One hour before President Bush went on television the evening of March 17 to issue his ultimatum in preparation for war on Iraq, Homeland Security Secretary Tom Ridge made the decision to raise the national terrorism threat level to orange, the second highest level. At the same time, Ridge activated a security plan called “Operation Liberty Shield,” which calls for unprecedented domestic security measures, supposedly to protect American citizens from impending terrorist attacks.
As with previous terrorism alerts issued by the Department of Homeland Security and the Justice Department, no specific information was provided on where the attacks could be expected or what the government’s intelligence sources were. Ridge only cited “highly reliable” reports that terrorists would attempt attacks “against US and coalition targets worldwide in the event of a US-led military campaign against Saddam Hussein.” FBI officials have also commented that “the bureau is very concerned” about potential attacks from “lone wolves”—individuals disgruntled over government policy.
Since the events of September 11, 2001, the Bush administration has repeatedly used such alerts, or vague advisories of impending terrorist attacks, with one central objective in mind: to generate an atmosphere of fear, anxiety and hysteria in the American population in an attempt to make it more amendable to military aggression abroad and further attacks on democratic rights at home. In this, the government has been assisted by a pliant media, which has bombarded the public with warnings of imminent terrorist attacks without supplying the slightest substantiation.
With the US attack on Iraq now under way, the heightened terror alert level is being utilized to justify increased repression against actual or potential opponents of the Bush administration’s war policy.
In a move denounced by civil liberties groups and immigrants advocates, the Homeland Security Department has also implemented what is says is a temporary policy of detaining asylum-seekers from 33 nations where Al Qaeda is reported to have operated. This could result in hundreds of arrests, as some 600 people from these countries seek asylum in the US each year. Up to 60 percent of these asylum-seekers come from Iraq, and those targeted also include immigrants from the West Bank and Gaza. All these asylum-seekers will be jailed until their cases are adjudicated, which could mean months in detention, and in some cases more than a year.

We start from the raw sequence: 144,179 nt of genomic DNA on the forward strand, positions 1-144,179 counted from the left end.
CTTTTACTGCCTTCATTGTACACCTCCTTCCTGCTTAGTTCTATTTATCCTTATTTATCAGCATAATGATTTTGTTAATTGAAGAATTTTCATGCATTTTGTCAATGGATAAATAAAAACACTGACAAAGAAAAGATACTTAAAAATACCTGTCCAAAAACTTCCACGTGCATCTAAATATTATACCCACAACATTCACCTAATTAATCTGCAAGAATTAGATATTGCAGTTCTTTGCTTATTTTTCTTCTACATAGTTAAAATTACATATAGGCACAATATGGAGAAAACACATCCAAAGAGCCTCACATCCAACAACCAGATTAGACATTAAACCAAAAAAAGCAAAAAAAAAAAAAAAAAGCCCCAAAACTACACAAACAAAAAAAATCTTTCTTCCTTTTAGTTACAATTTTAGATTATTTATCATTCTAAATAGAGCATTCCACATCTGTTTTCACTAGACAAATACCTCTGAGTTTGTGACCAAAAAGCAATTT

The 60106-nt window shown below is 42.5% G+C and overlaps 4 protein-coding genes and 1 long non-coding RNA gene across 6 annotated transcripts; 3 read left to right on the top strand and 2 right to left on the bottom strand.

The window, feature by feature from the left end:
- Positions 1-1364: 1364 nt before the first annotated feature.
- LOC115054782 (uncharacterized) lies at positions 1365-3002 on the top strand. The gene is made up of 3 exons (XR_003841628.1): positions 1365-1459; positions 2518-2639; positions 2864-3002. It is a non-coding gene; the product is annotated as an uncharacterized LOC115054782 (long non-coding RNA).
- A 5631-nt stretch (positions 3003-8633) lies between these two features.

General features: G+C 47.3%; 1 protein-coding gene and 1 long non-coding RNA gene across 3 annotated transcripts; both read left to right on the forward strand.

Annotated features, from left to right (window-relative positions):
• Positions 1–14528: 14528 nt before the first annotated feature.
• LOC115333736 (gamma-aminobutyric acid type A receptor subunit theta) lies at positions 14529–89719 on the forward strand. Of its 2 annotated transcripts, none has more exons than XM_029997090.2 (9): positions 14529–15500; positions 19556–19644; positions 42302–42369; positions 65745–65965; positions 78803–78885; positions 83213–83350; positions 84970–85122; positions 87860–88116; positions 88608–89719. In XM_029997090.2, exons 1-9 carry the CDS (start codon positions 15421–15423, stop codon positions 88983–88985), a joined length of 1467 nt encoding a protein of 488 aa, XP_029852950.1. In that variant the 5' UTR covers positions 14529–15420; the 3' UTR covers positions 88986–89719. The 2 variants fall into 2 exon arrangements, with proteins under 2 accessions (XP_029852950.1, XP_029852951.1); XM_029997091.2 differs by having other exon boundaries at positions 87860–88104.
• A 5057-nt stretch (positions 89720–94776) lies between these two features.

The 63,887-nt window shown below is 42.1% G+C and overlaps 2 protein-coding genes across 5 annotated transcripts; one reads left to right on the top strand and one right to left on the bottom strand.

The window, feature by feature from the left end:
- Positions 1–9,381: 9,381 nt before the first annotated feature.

On March 20, the FBI began “voluntary” interviews of Iraqi-born individuals living in the US. These interrogations are not based on any evidence of criminal or terrorist activity, but solely on ethnicity and national origin. FBI officials began going door-to-door, with plans to question 400 Iraqi nationals in Detroit, 200 in Philadelphia and similar numbers in other large metropolitan areas.
By last Friday, teams of agents from the Homeland Security Bureau of Immigration Enforcement in the Detroit area had arrested about a dozen men, and were reportedly looking for hundreds more. On Saturday, agents interviewed more than 20 Iraqi men, and detained at least two who, they alleged, had criminal backgrounds. It is unclear how many still remain in custody, and federal agents declined to provide any details on why they suspected the men of being terrorist threats.